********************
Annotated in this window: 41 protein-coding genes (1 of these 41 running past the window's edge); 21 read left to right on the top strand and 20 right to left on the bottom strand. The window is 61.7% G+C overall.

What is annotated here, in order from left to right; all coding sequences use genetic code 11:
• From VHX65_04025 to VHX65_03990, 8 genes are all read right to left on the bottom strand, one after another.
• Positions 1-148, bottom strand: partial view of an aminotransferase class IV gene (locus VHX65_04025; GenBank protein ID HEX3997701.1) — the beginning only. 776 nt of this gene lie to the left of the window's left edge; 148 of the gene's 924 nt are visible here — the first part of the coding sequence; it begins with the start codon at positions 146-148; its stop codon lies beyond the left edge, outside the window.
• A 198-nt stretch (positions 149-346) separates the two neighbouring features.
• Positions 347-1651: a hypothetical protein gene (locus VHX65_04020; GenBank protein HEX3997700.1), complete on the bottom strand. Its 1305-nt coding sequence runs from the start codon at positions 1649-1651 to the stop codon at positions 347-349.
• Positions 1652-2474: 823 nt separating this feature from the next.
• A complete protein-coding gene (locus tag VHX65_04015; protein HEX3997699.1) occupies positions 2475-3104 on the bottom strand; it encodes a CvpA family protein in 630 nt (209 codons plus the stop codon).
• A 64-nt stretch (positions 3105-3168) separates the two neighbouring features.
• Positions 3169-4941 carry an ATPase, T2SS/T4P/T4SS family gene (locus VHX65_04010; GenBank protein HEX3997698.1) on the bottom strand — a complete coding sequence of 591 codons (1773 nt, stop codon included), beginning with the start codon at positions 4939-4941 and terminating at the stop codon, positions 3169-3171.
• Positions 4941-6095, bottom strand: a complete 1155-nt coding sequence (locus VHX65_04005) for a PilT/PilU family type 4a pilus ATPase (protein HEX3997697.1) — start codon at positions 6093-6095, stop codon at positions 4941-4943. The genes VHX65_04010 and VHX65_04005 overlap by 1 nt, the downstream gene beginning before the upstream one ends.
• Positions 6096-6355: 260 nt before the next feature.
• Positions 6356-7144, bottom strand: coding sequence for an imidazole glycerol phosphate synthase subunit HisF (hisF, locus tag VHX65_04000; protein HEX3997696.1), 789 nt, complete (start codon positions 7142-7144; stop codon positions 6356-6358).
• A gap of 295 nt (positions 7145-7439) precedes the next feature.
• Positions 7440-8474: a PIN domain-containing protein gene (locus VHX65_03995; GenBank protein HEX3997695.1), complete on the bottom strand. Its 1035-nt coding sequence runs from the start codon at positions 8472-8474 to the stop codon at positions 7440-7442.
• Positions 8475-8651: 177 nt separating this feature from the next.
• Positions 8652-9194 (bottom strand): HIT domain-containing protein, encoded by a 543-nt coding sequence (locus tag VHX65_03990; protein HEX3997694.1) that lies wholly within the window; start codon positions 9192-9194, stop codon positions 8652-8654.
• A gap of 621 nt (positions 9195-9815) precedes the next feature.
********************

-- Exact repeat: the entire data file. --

Annotated in this window: 41 protein-coding genes (1 of these 41 running past the window's edge); 21 read left to right on the top strand and 20 right to left on the bottom strand. The window is 61.7% G+C overall.

What is annotated here, in order from left to right; all coding sequences use genetic code 11:
• From VHX65_04025 to VHX65_03990, 8 genes are all read right to left on the bottom strand, one after another.
• Positions 1-148, bottom strand: partial view of an aminotransferase class IV gene (locus VHX65_04025; GenBank protein ID HEX3997701.1) — the beginning only. 776 nt of this gene lie to the left of the window's left edge; 148 of the gene's 924 nt are visible here — the first part of the coding sequence; it begins with the start codon at positions 146-148; its stop codon lies beyond the left edge, outside the window.
• A 198-nt stretch (positions 149-346) separates the two neighbouring features.
• Positions 347-1651: a hypothetical protein gene (locus VHX65_04020; GenBank protein HEX3997700.1), complete on the bottom strand. Its 1305-nt coding sequence runs from the start codon at positions 1649-1651 to the stop codon at positions 347-349.
• Positions 1652-2474: 823 nt separating this feature from the next.
• A complete protein-coding gene (locus tag VHX65_04015; protein HEX3997699.1) occupies positions 2475-3104 on the bottom strand; it encodes a CvpA family protein in 630 nt (209 codons plus the stop codon).
• A 64-nt stretch (positions 3105-3168) separates the two neighbouring features.
• Positions 3169-4941 carry an ATPase, T2SS/T4P/T4SS family gene (locus VHX65_04010; GenBank protein HEX3997698.1) on the bottom strand — a complete coding sequence of 591 codons (1773 nt, stop codon included), beginning with the start codon at positions 4939-4941 and terminating at the stop codon, positions 3169-3171.
• Positions 4941-6095, bottom strand: a complete 1155-nt coding sequence (locus VHX65_04005) for a PilT/PilU family type 4a pilus ATPase (protein HEX3997697.1) — start codon at positions 6093-6095, stop codon at positions 4941-4943. The genes VHX65_04010 and VHX65_04005 overlap by 1 nt, the downstream gene beginning before the upstream one ends.
• Positions 6096-6355: 260 nt before the next feature.
• Positions 6356-7144, bottom strand: coding sequence for an imidazole glycerol phosphate synthase subunit HisF (hisF, locus tag VHX65_04000; protein HEX3997696.1), 789 nt, complete (start codon positions 7142-7144; stop codon positions 6356-6358).
• A gap of 295 nt (positions 7145-7439) precedes the next feature.
• Positions 7440-8474: a PIN domain-containing protein gene (locus VHX65_03995; GenBank protein HEX3997695.1), complete on the bottom strand. Its 1035-nt coding sequence runs from the start codon at positions 8472-8474 to the stop codon at positions 7440-7442.
• Positions 8475-8651: 177 nt separating this feature from the next.
• Positions 8652-9194 (bottom strand): HIT domain-containing protein, encoded by a 543-nt coding sequence (locus tag VHX65_03990; protein HEX3997694.1) that lies wholly within the window; start codon positions 9192-9194, stop codon positions 8652-8654.
• A gap of 621 nt (positions 9195-9815) precedes the next feature.